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November 26, 1969 - Image 2

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Page Two

THE MICHIGAN DAILY

Wednesday, November 26, 196c,

Page Two THE MICHIGAN DAiLY

music

Classics:

'Made

in

ByR . A. Pmi
When the Japanese repair a
piece of broken pottery or por-
celain, they do not seek to hide
the crack but rather celebrate
it with an applied golden seam.
Only a Japanese orchestra could
have dreamed up such a deco-
rative, garish concert as the
NHK Symphony presented last
night in Hill Auditorium. Pro-
grammed was Mayuzumi's bal-
let suite entitled Bugaku, Kha-
chaturian's Violin Concerto, and
Tchaikovsky's Fifth Symphony.
One came to the concert full
of expectations: would a Japa-
nese orchestra stand up to West-
ern models in regard to sound
and discipline; how would their
interpretations compare stylis-
tically? The answer to the first
question can only be affirma-
tive, but the disciplined ensem-
ble soon became less engrossing
as the orchestra's stylistic aber-
rations grew more apparent.
In Tchaikovsky's Fifth Sym-
phony, for instance, the NHK
were constantly stretching tem-
pos in the most arbitrarily elas-
tic manner; phrases would be
slowed and elongated or, con-
versely, would be hurried at.
their endings in an exaggerated
manner. The effect of this silly-
putty tension was that an end-
less series of minor climaxes
were built up within phrases
while no long-ranged architec-
tonic concept tied musical ideas
toge ther.
For Tchaikovsky, such an ap-
proach is simply deadly. The
composer himself wrote that "I
cannot complain of poverty of
imagination, or lack of inventive
power: but on the other hand,
1 have always suffered from my
want of skill in management of
form. Only after strenuous labor
have I at last succeeded in
making the form of my compo-
sitions correspond with their
contents." By fragmenting tem-
pos, Hiroyuki Iwaki, the con-
ductor of the NHK, destroyed
what cohesive form Tchaikov-
sky could produce.
In another letter to Mme.
von Meek, Tchaikovsky is more
revealing: When inspired, he
writes, "the soul throbs with an
incomprehensible and indescrib-
able excitment . . Everything
that flows from one's pen, or
merely passes through one's

Japan
Yoshio Unno performed with
enormous technical mastery;
clean, correct notes flewx from
his bow with firm assurance of
pitch. Without demeaning Mr.
Unno's accomplishments, it must
still be said that what the music
nedq, if it is to have any mean-
ingful existence at. all, is a bit
of Russian gypsy schmaltz--the
kind of hamming that Heifitz
or Francescatti can handle with-
out losing control of the part's
virtuoso requirements. Mr. Unno
is one hell of a whiz with his
instrument, but he showed little
understanding of the roots of
Khachaturian's music.
Opening the program, Toshiro
Mayuzumi's Bugaku offered the
most enjoyment by far. Mayu-
zumi, born in 1929, represents
that pastiche unique to Japan
wherein an artist tries to unite
contemporary Western and tra-
ditional Japanese forms. Thus
we find in Bugaku, a ballet suite
commissioned by George Bal-
anchine, certain sounds of Ja-
panese court music --suggested
by elliding and pizzicato strings.
by flute calls sliding in pitch,
Lee by numerous sharp percussive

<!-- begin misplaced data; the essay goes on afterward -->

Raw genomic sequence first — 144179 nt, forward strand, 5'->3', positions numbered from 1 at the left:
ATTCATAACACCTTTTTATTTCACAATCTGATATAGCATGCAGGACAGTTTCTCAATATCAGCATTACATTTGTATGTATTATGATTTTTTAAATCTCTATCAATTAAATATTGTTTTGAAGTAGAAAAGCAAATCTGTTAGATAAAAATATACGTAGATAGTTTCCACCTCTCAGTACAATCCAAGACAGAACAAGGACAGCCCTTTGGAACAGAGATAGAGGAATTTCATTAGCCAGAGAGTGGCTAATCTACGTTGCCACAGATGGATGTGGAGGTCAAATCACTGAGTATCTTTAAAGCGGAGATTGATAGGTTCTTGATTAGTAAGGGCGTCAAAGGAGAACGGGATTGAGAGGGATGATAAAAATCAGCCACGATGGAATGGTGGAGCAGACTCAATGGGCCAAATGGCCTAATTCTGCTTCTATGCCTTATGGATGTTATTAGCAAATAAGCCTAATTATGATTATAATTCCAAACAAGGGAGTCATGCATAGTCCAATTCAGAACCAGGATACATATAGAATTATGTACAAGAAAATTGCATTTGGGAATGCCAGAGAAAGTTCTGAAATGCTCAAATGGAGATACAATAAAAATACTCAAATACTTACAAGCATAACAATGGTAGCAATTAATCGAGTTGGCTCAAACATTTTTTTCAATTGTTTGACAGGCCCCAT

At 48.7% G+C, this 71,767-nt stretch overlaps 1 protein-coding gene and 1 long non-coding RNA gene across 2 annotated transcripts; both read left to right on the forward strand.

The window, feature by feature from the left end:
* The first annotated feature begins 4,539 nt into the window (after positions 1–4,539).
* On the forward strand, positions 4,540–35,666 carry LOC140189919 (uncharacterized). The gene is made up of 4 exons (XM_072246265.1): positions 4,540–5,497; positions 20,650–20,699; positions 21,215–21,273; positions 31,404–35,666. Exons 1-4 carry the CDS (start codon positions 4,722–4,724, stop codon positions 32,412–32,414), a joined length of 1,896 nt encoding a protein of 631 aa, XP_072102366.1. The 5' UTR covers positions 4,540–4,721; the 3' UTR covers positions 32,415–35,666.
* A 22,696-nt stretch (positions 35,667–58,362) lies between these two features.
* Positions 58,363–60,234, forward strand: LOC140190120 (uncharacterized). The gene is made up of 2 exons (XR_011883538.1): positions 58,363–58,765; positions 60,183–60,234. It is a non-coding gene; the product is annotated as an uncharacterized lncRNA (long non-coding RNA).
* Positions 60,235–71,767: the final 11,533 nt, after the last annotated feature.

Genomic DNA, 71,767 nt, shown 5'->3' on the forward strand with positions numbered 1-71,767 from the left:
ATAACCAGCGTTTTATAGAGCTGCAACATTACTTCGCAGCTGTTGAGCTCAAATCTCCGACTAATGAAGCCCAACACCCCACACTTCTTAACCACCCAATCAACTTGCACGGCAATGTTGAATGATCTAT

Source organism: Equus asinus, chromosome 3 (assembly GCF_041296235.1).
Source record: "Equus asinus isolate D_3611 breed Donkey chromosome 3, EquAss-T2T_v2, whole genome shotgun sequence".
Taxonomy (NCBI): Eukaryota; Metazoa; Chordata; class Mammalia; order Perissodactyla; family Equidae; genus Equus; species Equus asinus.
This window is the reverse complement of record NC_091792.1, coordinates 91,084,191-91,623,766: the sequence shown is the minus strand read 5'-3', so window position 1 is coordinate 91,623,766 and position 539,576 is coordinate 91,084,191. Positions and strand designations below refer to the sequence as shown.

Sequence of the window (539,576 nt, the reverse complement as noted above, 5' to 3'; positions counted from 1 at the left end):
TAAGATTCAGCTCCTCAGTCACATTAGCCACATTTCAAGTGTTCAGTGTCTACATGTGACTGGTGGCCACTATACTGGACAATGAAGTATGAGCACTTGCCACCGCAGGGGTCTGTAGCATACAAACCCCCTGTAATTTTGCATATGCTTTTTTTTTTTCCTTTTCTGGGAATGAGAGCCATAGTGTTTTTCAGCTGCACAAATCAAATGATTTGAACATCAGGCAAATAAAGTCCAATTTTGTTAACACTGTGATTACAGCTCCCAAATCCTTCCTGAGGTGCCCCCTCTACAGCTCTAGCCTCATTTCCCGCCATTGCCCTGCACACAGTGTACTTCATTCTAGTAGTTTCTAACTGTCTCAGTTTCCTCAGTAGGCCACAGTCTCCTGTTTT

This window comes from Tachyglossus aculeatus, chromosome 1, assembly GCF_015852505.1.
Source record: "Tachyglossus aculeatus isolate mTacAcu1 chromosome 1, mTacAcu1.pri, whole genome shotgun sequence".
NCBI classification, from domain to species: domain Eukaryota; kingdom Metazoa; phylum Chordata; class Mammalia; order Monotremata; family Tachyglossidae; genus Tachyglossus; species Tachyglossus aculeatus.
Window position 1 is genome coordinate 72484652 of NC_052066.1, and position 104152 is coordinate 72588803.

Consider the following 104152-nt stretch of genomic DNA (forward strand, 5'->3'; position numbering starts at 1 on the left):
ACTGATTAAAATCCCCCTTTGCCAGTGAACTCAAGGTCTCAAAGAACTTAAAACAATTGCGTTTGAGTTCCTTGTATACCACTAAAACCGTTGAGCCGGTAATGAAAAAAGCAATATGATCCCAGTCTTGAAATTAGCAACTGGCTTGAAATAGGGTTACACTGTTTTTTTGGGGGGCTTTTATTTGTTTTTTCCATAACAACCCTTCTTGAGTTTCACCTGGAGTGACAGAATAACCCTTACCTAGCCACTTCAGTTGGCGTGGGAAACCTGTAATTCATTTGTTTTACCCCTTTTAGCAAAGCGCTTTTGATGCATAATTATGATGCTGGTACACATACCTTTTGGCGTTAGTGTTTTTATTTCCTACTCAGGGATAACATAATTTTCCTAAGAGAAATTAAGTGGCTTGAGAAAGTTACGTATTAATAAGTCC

efects -enneshed in a Western
symphonic ambient of sustained
movements of massed instru-
ar~ inents. Tie piece works best,
pos that is, most interestingly, when
individual instruments speak
ky 21 directly in voices simultaneously
1o pern and abstract; the piece
rto is less interesting when massed
rd, strings surge like orchestral
swells in La Mer. In general, the
ay- composition tends in its second
or half to fall apart into disjointed
ul-
.. sonic events.

"Liza Minnelli has given a performance which is so funny, so
moving, so perfectly crafted and realized that it should win her an
Academy Award but probably won't, because Oscar is archaic and
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-- Daily--Richard L

brain under these circumstances
is invariably good, and if no
external obstacle comes to hin-
der the creative glow, the result
will be an artist's best and most
p e r f e c t work. Unfortunately,
such external hindrances are
inevitable . . . Hence the joins,
patches, inequalites and dis-
crepancies." It must be the con-
ductor's responsibility, not only
w i t h Tchaikovsky's basically
fragile music (!) but with all
compositions, to smooth the
"joins" and make less momen-
tous those discrepant "patches."
Hiroyuki Iwaki and the NHK
only found new seams.
That they did so is curious,
and if the blame may be lifted
from the conductor's shoulders,
two answers might be offered.
One, the Japanese aesthetic it-
self is one which appreciates
isoiated units or events that
may be stretched but neverthe-
less have definite, separate
boundaries. Secondly, sticking
more closely to musical style, is
the fact that the most revered
Western conductor In Japan Is

a man himself noted for thea
bitrary manipulation of temp
-Wilhelm Furtwangler.
Preceding the Tchaikovs
Aram Khachaturian's V i o 1
Concerto was performed by so
ist Yoshio Unno. The conce
-tedious, crass, simple-mind
and ingenuine-is usually pla
ed (for instance by Ormandy
Bernstein) for all its zircon v
garity; the NKL, however,
understating such vulgarity,r
vealed the work's broad found
tion of intolerable boredom.
The first movement thro
together two contrasting them
in a most rudimental and ban
manner, and at endless lengt
the second movement, a sop
ific andante, is eminently f
gettable and proves that there
more to serenity that a lack
noise; the third movenw
breaks whatever folk-dance n
mentum it builds by the incl
ion of a retrospective s I
recitative.
I

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